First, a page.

View Full Version : Young Marine praised by general, supervisors, peers

12-15-05, 11:24 AM
Young Marine praised by general, supervisors, peers
MCAS Cherry Point
Story by Cpl. J.R. Stence

MARINE CORPS AIR STATION CHERRY POINT, N.C. (Dec. 15, 2005) -- Seventeen-year-old Michael Messmer, a senior at Havelock High School, is the embodiment of the hero in every children's story. Don't let the thin, unassuming, Harry Potterish lad tell you, "I'm just like every kid." From day to day, the regimental sergeant major of the Cherry Point Young Marines commands the respect of his peers and his superiors.

This year, his Young Marine career is culminating. Messmer, who has been named Cherry Point Young Marine of the Year three out of the six years he has been a part of the program, recently returned from touring Iwo Jima with a handpicked group of Young Marines from all over the nation. In March, he will be part of the National Leadership Symposium for the Young Marines, in which he will get to provide input on possible changes to the program.

Even Maj. Gen. Thomas L. Moore, the 2nd Marine Aircraft Wing commanding general, has taken notice of Messmer. The general is writing him a letter of recommendation to the Citadel, the military college of South Carolina.

In a scholarship recommendation, Robert J. Sabdo, Messmer's youth group leader, wrote, "Michael is a young man who I can only wish the greatest and best things for because that's all he ever gives of himself. I can honestly tell you, without a shadow of a doubt, that I would be pleased if all three of my boys grew up to act like and carry themselves like Michael Messmer."

From talking to Messmer, his friends and his family, it seems that he begins each day with a purpose. In addition to the Young Marines, Messmer is involved in with several civic organizations in his community, including the Boy Scouts, and is a member of the Cherry Point Baptist Church youth group.

It's plain to see that Michael's mother, Paula Messmer, is proud of her son. She can spout off his awards and accomplishments like a recruit answering questions at a battalion commander's inspection, and she is just as quick with a story about the small things he does that go unnoticed by most people.

Paula mentioned Michael's volunteer work in the community, which includes doing yard work for his neighbors deployed to Iraq without being asked.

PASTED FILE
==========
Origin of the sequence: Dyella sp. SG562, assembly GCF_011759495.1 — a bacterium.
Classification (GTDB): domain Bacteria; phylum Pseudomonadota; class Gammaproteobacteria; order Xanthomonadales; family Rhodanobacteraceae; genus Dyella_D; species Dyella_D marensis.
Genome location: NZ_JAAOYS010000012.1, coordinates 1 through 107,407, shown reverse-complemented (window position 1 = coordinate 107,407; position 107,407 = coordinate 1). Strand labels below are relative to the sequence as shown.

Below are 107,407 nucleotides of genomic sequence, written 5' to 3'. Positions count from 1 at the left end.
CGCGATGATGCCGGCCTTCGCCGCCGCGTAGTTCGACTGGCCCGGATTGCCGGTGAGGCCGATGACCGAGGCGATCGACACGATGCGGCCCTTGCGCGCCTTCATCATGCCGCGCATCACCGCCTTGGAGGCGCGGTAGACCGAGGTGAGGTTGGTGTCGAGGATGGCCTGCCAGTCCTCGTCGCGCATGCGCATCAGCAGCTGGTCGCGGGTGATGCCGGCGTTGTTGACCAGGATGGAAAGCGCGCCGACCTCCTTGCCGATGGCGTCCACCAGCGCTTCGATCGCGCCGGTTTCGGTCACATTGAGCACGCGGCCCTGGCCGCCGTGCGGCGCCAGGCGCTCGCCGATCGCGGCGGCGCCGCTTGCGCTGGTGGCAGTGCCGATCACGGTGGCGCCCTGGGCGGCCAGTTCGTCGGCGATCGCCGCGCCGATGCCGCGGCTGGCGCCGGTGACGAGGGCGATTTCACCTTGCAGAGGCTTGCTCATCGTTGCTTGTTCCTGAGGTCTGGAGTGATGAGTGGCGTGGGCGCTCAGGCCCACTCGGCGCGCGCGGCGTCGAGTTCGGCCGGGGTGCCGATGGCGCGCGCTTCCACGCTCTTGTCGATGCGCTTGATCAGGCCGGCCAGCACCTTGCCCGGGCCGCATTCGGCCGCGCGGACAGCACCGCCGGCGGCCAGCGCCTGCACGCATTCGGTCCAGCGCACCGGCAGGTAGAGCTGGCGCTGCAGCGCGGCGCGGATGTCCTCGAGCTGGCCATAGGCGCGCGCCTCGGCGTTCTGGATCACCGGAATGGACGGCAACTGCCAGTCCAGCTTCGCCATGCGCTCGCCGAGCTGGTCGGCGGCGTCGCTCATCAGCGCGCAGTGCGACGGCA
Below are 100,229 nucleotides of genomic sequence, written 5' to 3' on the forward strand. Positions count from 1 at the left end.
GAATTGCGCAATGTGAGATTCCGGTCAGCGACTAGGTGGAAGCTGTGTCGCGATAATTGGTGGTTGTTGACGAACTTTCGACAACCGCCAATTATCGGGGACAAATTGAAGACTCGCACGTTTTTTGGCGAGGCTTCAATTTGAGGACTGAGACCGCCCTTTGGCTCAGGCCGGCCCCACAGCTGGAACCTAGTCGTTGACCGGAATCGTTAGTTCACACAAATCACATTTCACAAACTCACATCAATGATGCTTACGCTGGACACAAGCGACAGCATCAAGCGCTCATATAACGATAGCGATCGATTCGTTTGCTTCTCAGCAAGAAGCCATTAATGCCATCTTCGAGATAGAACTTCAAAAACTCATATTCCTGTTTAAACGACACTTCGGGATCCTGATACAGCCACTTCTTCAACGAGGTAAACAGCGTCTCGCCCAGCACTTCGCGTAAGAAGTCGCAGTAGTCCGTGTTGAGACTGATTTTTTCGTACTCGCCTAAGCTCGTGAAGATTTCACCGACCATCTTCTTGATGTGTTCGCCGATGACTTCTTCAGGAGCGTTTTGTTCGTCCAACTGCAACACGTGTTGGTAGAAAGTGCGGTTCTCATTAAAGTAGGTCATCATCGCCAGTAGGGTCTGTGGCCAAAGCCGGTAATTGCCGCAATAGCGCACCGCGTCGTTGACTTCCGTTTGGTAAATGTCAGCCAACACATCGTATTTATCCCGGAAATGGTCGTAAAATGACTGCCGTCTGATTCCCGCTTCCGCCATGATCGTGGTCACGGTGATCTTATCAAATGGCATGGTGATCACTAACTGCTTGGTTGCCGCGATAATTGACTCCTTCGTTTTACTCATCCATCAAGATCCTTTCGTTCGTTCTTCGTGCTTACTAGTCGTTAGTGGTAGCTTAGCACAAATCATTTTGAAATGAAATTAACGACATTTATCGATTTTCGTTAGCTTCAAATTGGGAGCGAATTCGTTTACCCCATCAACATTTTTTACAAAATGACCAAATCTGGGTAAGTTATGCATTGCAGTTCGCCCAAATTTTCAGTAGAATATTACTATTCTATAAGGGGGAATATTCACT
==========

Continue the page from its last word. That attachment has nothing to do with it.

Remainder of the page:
"Michael noticed that the lawns were getting high, so he started mowing lawns," she said.

Michael was mowing three lawns and his own, all without pay.

"How many teenagers can you get to mow one lawn?" she asked in astonishment.

Messmer's consideration for others and his initiative are a boon to him in the Young Marines, said Eneida Zavala, the commanding officer for the program here at Cherry Point. Zavala used a story about Staff Sgt. Margarete Arthur, the acting first sergeant of the Cherry Point Young Marines, as an example of Messmer's attributes. Messmer saw that Arthur needed help preparing for a promotion board and began training her without being asked.

"He's a real go-getter," said Zavala. "I didn't tell him anything about Staff Sgt. Arthur, and he made sure her boots were polished, her ribbons were squared away, her uniform was pressed, and her confidence was where it needed to be."

Like a sergeant major in the Marine Corps, Messmer's job is to look after the welfare of his subordinates and ensure that they are being trained adequately. He supervises and organizes training in first aid, land navigation, swimming, close order drill and physical fitness.

In Messmer's Young Marine service record book, there are more than 15 full pages that document his service to the community and his fellow Marines; the breast of his service alpha blouse is crammed with ribbons that disappear under his left lapel.

Messmer is satisfied with his accomplishments in the Young Marines, but he is no prima donna.

"I wanted to be a sergeant major," he said. "Now, here I am, six years later, a sergeant major."

However, Michael recognizes his shortcomings - he isn't an exceptional athlete - and realizes he will have to improve in certain areas as he takes the next major step of his life, basic training at Marine Corps Recruit Depot Parris Island, S.C. He seems to have a grasp of the importance of each of his decisions, and he appears to see the Young Marines as a training ground for his next career step.

"I am who I am because I'm a Young Marine," said Messmer. "It has led me to make some better choices," he said, specifying his decision to abstain from drugs and alcohol.

By all accounts, Messmer is a careful, serious person, but he is also a 17-year-old. He is into girls, surfing the internet, going to the movies, and managing "Black Ice," a cover band for the "Misfits," a legendary punk rock band. Michael's mom said a lot of his classmates would probably describe him as a funny kid, and Arthur, an eighth-grader in Havelock Middle School, said "We're really close. He's like a brother to me."

But, the qualities that make Messmer stand out among his peers are his maturity and his strong set of moral values.

In a scholarship recommendation, Marion Sykes Jr., the chairman of deacons at the Cherry Point Baptist Church, paid Michael what may be the highest compliment.

"He conducts himself in an impeccable manner," said Sykes, "and I have never observed or heard of any activity that was suspect … It is upon the shoulders and character of young men like Michael that the future of this nation rests."